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As Braden Holtby enters a contract year, he is determined not to be a distraction

As Braden Holtby enters a contract year, he is determined not to be a distraction

ARLINGTON, Va. -- An early playoff exit gave way to a long offseason for the Capitals. Though certainly a disappointing end to the team’s quest to defend its Stanley Cup title, goalie Braden Holtby was able to take advantage of the extra rest it offered.

Speaking after an informal skate on Wednesday, Holtby said he feels like he has a little more jump in his step after getting more time to heal and rest.

“There’s an opportunity in everything,” he said.

The extra time off was good to have as Holtby prepares to jump from a long offseason into what will likely be a very long season both physically and mentally.

In addition to returning as the No. 1 goalie for a team hoping to win it’s second Stanley Cup in three years, Holtby is in the final year of his contract. As arguably the best goalie in franchise history and still in his prime, it would seem on the surface that bringing Holtby back would be a no-brainer for general manager Brian MacLellan. Holtby’s situation, however, is made far more complicated by a tight salary cap, the Seattle expansion draft and prospect Ilya Samsonov who is widely regarded as the team’s future starter.

Holtby, however, does not want to think about any of those things.

“Obviously, my goal is to win a Stanley Cup here and everything else, I'm not an agent for a reason,” Holtby said. “I'm a hockey player.”

Hotlby’s future with the Caps became more cloudy when goalie Sergey Bobrovsky signed a massive 10-year, $70 million deal with the Florida Panthers in the offseason. Holtby will be the same age next year as Bobrovsky was this year when he became a free agent. With similar stats, Bobrovsky’s contract is an obvious comparable, but that money will be hard for Washington to fit under the cap.

LIke many, Holtby followed Bobrovsky’s free agency, but his main takeaway was not the term or the money the Russian netminder received, it was how it affected his team.

“We try and keep tabs with what's going on around the league,” Holtby said of Bobrovsky. “I'd like to handle it a little different throughout the year to try and just focus on our team and not let it be a media thing.”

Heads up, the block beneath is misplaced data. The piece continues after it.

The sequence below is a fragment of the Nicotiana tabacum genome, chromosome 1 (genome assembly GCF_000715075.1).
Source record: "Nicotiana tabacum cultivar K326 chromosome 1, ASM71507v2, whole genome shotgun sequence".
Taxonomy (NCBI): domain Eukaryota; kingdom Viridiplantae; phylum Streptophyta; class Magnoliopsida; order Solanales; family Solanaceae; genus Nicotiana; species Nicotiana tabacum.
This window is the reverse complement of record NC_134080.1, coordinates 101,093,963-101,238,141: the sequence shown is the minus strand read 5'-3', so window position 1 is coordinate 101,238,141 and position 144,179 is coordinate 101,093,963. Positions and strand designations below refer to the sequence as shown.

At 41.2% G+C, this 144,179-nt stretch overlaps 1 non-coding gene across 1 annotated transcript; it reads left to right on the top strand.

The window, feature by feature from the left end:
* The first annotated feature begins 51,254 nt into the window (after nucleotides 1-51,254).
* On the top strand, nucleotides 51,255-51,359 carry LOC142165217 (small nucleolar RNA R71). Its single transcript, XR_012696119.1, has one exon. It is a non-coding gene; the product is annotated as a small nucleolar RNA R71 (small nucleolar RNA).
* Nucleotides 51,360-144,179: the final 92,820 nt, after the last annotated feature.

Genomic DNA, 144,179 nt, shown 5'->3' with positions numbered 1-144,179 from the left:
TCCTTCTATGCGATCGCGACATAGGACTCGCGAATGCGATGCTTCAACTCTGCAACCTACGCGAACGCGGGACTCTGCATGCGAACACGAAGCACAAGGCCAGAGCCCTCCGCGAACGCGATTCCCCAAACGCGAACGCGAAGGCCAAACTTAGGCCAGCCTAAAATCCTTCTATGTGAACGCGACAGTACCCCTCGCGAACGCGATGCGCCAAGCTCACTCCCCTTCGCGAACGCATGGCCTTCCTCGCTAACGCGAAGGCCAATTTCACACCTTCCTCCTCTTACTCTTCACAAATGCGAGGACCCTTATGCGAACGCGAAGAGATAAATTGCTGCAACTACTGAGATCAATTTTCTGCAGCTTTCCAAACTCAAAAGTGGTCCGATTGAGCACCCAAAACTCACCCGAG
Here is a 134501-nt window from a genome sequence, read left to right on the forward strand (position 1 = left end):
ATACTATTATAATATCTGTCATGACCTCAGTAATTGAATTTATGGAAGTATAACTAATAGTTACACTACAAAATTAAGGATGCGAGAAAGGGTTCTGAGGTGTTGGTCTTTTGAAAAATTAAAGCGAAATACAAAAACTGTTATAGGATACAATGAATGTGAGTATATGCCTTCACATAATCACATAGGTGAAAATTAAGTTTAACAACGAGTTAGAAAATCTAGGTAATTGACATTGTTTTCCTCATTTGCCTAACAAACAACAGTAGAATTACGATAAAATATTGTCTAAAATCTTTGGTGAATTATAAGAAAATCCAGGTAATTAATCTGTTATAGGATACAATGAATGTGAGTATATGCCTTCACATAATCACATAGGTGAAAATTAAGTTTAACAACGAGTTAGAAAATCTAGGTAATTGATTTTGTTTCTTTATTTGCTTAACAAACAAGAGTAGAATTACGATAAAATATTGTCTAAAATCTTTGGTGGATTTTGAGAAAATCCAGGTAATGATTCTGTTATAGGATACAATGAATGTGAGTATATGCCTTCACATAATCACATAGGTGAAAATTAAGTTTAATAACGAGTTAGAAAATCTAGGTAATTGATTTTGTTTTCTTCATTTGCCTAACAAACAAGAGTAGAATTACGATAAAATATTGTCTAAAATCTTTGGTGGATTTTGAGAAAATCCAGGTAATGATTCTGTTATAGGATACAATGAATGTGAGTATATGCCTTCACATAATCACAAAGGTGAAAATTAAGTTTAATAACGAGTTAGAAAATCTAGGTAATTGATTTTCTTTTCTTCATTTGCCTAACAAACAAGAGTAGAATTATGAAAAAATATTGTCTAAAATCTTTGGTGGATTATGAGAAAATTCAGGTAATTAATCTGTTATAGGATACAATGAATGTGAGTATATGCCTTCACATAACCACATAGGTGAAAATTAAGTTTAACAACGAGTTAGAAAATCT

Bobrovsky’s free agency hung over the Columbus Blue Jackets all season creating obvious tension within the team. That tension boiled over in January when Bobrovsky left the bench after getting pulled in a game. He was confronted by teammates and benched by the team for a game as a result.

Columbus rebounded to just barely squeeze into the playoffs and upset the Tampa Bay Lightning in the first round, but fell short again of their ultimate goal with a second-round loss to the Boston Bruins.

Holtby does not want to see that happen in Washington.

Even entering a contract year, Holtby stressed that his focus is not on himself or his future, but rather the team and winning a Cup. That is a sentiment he has stressed to both his agent, David Kaye, and MacLellan.

“I think that's pretty universal between myself, Dave and Mac,” Holtby said. “These things are a part of every year, different player or whatever, but the number one thing is to not let it be a distraction and go out and win games.”

For a starting goalie, however, keeping this from becoming a distraction is easier said than done. But while Bobrovsky had already determined the prior year that he would be moving on, Holtby made clear he wants to remain with the Capitals.

“This is all I know here,” Holtby said of Washington. “I’d love [to re-sign]. I think that’s pretty clear. But you don’t worry about that stuff. I’m lucky enough to be here for at least right now so happy for that.”

To that end, Holtby believes Kaye is set to meet with MacLellan soon about a possible extension. How realistic a return ultimately ends up being remains to be seen. But even if Holtby realizes that and has started internally moving on from Washington, he shows no sign of it. He has one focus right now and that is enjoying another season with the Caps and trying to win a second Cup.